This week’s budget did very little to tackle the housing emergency. The Conservatives should learn from their past and set out a bold plan.
Despite recognising the cost of living crisis, there was very little from the Chancellor in this week’s budget to tackle the biggest cost most of us face: our housing.
Announcing three years of funding for local homelessness and rough sleeping support, rather than the usual annual announcements, will help provide certainty to both councils and the services they commission. And there was a £65m relief fund to support struggling private renters who built up arrears during the pandemic, the result of our campaigning along with that of other organisations. This will undoubtedly help some families stay in their homes this Christmas. But it was only a fifth of what was needed, and it’s too late for people already facing eviction since the eviction ban ended in May.
These announcements pale in comparison to the challenge faced, as we set out in our submission to the government. Millions of people are now cutting back on food or heating to keep a roof over their head, and a quarter of private renters are worried they will lose their home. Yet there’s nothing out there to tackle the real cause: a lack of homes people can afford.
To find a lasting solution to the housing emergency, the Conservative party should learn from its past. 70 years ago this week, a Conservative government was elected on a manifesto that put housing at its centre. They argued that homes have an impact on productivity, family life, health and education.
Prime minister Winston Churchill summoned his new housing minister Harold Macmillan and told him to “build the houses for the people”1. And he did. Knowing that the private sector would never build enough, Macmillan convinced the Treasury to fund councils to build. This Conservative government built 166,000 social homes in their first year, then 205,000 the next, then 208,000 the year after, and so on. It’s said that the total was displayed in the department like a cricket scoreboard2.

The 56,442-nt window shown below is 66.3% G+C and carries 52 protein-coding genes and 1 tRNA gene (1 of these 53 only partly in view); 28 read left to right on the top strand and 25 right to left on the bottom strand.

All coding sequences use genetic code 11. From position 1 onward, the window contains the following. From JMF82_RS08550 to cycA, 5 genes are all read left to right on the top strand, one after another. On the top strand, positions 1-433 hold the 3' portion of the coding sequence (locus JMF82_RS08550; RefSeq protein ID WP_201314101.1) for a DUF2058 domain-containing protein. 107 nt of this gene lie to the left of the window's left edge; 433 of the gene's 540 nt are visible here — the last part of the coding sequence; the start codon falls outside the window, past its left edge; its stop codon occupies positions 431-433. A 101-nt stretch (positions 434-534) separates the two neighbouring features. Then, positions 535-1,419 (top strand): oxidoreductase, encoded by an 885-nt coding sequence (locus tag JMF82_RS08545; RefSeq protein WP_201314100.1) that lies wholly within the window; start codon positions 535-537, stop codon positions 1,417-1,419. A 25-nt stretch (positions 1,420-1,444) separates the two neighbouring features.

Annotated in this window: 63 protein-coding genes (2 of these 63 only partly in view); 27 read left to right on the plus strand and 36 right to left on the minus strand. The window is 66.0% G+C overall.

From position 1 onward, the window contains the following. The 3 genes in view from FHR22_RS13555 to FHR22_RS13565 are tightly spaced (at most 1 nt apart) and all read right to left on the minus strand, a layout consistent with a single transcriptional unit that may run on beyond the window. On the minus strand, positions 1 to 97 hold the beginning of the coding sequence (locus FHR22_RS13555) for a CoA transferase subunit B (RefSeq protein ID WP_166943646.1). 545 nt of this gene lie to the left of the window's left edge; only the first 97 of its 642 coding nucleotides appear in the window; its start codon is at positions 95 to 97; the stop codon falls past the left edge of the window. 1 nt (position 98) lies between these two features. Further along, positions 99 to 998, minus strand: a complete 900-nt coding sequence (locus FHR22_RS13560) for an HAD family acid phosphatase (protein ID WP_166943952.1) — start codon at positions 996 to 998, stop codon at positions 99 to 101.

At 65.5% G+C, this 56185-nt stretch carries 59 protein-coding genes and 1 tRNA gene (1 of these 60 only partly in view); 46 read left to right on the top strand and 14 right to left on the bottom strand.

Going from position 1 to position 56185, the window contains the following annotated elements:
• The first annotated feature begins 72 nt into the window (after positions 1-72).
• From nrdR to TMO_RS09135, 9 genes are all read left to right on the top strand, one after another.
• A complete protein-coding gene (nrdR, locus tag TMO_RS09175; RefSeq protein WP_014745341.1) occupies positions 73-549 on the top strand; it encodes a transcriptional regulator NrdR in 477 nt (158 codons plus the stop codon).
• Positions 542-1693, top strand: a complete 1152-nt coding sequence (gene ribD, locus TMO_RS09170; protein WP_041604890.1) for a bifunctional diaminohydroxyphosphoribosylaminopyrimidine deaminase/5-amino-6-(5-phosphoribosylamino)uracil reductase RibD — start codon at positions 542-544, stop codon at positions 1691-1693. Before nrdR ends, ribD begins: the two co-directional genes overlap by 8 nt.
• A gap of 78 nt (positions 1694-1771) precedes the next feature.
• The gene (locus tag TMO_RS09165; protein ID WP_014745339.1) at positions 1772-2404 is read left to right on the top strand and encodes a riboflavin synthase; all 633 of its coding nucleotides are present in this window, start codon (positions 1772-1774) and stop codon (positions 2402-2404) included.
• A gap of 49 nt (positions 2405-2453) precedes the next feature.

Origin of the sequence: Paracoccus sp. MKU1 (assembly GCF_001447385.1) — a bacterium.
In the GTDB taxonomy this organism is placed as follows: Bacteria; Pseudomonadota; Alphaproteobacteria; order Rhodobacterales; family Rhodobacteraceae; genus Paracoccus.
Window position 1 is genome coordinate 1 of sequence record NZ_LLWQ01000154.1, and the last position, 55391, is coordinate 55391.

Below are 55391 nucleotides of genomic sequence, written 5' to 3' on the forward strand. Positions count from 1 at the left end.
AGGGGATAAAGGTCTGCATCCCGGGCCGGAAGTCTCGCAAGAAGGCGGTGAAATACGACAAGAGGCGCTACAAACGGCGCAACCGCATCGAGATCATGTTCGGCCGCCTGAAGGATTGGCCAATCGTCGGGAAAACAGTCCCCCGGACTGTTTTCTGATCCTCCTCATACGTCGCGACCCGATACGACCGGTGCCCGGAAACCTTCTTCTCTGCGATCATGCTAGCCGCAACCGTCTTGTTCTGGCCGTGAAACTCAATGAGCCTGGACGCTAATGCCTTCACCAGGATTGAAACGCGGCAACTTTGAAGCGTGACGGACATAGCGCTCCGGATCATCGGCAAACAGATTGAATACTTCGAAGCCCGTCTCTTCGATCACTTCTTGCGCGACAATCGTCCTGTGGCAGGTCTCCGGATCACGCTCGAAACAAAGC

Seventy years on, the government has the same target of 300,000 new homes a year as Macmillan3. And in 2021, as in 1951, the government is used to making the big decisions needed to protect the nation. Macmillan approached housebuilding as “a war job” with a clear plan and investment. This government should do the same.
Most Conservative MPs know the government needs to fund more social housing to tackle the housing emergency. And the mistakes of the past can be avoided. We know to build social housing alongside private homes rather than in separate estates, and a new generation of social housing should be high quality and net zero, setting the standard for private developers.
But instead, successive governments have relied on the private sector to build more homes even if that reduces prices and hits their profit margins. Macmillan knew this would not happen, but forgetting this simple truth has hit this country hard. The lack of housing means prices keep rising, putting a secure home out of reach for more and more people. The lack of social homes means councils have nowhere affordable to house people in need, so more end up homeless.
We need at least 90,000 social homes a year to tackle homelessness and deliver enough housing overall. Macmillan managed many more than this. But last year only a pitiful 7,000 social homes were built.
There may be some cause for optimism. Recent governments have recognised the housing market is broken and committed to fix it. As in 1951, the department for local government has had housing added to its title. And like many Conservative MPs, the new housing secretary Michael Gove has previously argued that we need more social housing. This is not a minor problem, nor is it short term. And the government missed an opportunity to tackle it this week. But Gove has a reputation for taking on big issues, so if he wants a legacy to rival Macmillan, he should get building.
We believe home is everything. If you agree, make your voice heard by supporting our campaign to build more social housing. Join the fight
3 In 1951 the target was for new homes built, now it is net additional supply, which takes into account sales and demolitions as well as new homes, whether new build or converted.